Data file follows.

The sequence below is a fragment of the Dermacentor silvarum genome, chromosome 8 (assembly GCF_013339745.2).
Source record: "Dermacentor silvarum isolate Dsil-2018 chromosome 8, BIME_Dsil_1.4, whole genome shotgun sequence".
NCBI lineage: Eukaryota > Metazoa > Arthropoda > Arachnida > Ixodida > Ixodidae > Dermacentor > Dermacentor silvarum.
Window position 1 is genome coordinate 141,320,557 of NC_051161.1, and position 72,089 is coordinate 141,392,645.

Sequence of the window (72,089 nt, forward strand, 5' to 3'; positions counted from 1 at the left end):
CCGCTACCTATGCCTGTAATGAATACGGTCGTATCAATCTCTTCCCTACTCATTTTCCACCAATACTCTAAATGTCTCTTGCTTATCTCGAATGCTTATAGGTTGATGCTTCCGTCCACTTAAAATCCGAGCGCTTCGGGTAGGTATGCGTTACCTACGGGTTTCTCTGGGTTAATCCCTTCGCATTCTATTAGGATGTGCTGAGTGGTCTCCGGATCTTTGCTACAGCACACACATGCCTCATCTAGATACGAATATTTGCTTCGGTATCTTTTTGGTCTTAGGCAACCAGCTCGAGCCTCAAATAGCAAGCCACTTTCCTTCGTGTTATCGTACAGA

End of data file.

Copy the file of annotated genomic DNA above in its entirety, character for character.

The sequence below is a fragment of the Dermacentor silvarum genome, chromosome 8 (assembly GCF_013339745.2).
Source record: "Dermacentor silvarum isolate Dsil-2018 chromosome 8, BIME_Dsil_1.4, whole genome shotgun sequence".
NCBI lineage: Eukaryota > Metazoa > Arthropoda > Arachnida > Ixodida > Ixodidae > Dermacentor > Dermacentor silvarum.
Window position 1 is genome coordinate 141,320,557 of NC_051161.1, and position 72,089 is coordinate 141,392,645.

Sequence of the window (72,089 nt, forward strand, 5' to 3'; positions counted from 1 at the left end):
CCGCTACCTATGCCTGTAATGAATACGGTCGTATCAATCTCTTCCCTACTCATTTTCCACCAATACTCTAAATGTCTCTTGCTTATCTCGAATGCTTATAGGTTGATGCTTCCGTCCACTTAAAATCCGAGCGCTTCGGGTAGGTATGCGTTACCTACGGGTTTCTCTGGGTTAATCCCTTCGCATTCTATTAGGATGTGCTGAGTGGTCTCCGGATCTTTGCTACAGCACACACATGCCTCATCTAGATACGAATATTTGCTTCGGTATCTTTTTGGTCTTAGGCAACCAGCTCGAGCCTCAAATAGCAAGCCACTTTCCTTCGTGTTATCGTACAGA